Don't-Miss Browser Stories
Keep your favorite Web apps organized in your browser.
Keep your favorite web apps organized by using pinned tabs. We'll show you how to use the tab management tool in this video tip.
The EFF is working on a new weapon in the fight against online tracking: Privacy Badger.
Like a patient parent, Microsoft protects its Windows XP children just this once, even though the company officially ended support almost a month ago. But Microsoft still really wants you to upgrade your OS.
Firefox's visual overhaul finally gets official with Firefox 29's Australis interface.
The so-called "Open Web" is full of artificial limitations. These extensions blow them away.
The Department of Homeland Security's US-CERT division advises using an alternative web browser until an official IE update is available.
It didn't take long for all the barking about the death of Windows XP to gain some teeth.
Remove individual sites or pages from your history rather than all of it. We'll show you how in this video tip.
Erasing your entire browsing history might be overkill if you just want to remove one or two sites or pages. In Chrome, Firefox and Internet Explorer you can selectively delete your browsing history.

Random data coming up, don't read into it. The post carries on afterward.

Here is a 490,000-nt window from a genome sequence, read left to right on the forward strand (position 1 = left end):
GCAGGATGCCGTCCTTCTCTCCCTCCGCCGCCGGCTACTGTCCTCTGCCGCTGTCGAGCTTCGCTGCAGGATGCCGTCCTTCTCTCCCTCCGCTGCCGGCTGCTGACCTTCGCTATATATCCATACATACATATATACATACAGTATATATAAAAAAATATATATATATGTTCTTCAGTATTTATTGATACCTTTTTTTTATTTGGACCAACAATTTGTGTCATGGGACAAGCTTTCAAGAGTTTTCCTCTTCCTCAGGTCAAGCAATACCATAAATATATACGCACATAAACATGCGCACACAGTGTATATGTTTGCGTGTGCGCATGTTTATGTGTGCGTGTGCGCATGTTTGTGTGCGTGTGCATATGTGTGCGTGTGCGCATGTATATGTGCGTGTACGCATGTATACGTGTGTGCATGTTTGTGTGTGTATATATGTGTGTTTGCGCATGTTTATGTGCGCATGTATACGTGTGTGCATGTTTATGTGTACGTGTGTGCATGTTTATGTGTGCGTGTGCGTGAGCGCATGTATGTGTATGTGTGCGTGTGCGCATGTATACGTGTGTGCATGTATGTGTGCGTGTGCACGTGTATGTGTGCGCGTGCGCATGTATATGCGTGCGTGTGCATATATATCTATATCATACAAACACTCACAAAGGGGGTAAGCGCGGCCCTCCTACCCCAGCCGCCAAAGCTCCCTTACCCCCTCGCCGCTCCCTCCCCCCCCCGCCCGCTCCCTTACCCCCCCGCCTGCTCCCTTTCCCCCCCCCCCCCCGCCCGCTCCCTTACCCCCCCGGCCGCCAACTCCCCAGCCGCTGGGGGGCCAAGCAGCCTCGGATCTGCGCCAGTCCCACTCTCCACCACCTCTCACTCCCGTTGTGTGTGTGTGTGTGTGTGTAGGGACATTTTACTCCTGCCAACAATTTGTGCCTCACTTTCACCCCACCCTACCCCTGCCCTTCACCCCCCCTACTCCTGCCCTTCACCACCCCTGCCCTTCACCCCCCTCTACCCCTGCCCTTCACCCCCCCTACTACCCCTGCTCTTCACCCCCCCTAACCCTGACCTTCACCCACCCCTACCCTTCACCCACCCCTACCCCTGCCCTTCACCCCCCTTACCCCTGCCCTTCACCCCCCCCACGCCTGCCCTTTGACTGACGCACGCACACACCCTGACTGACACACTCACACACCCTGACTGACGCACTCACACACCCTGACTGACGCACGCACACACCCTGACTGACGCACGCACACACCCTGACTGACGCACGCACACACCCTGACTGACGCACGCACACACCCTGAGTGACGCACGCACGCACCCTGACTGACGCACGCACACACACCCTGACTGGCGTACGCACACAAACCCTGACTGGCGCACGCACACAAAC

The company is pushing for widespread support for faster encryption algorithms on mobile and wearable devices
The software maker will pay US$10,000 for any critical vulnerability found in its new certificate verification code
Project Naptha makes fiddling with text in web pictures as easy as fiddling with text in Word docs.
Because everyone wants a pizza to commemorate their favorite Windows XP browser, right?
Not going to lie—this still seems a bit like wizardry. Ballistic is a full-fledged first-person shooter that runs within your browser window. And looks good while doing so.
Do you have a list of sites that don't work well with Microsoft's Internet Explorer 11? A new Enterprise Mode could solve your problem, but you'll probably never see it.
OKCupid would rather you didn't use Firefox to access its site due to Mozilla CEO Brendan Eich's 2008 support for California's Proposition 8.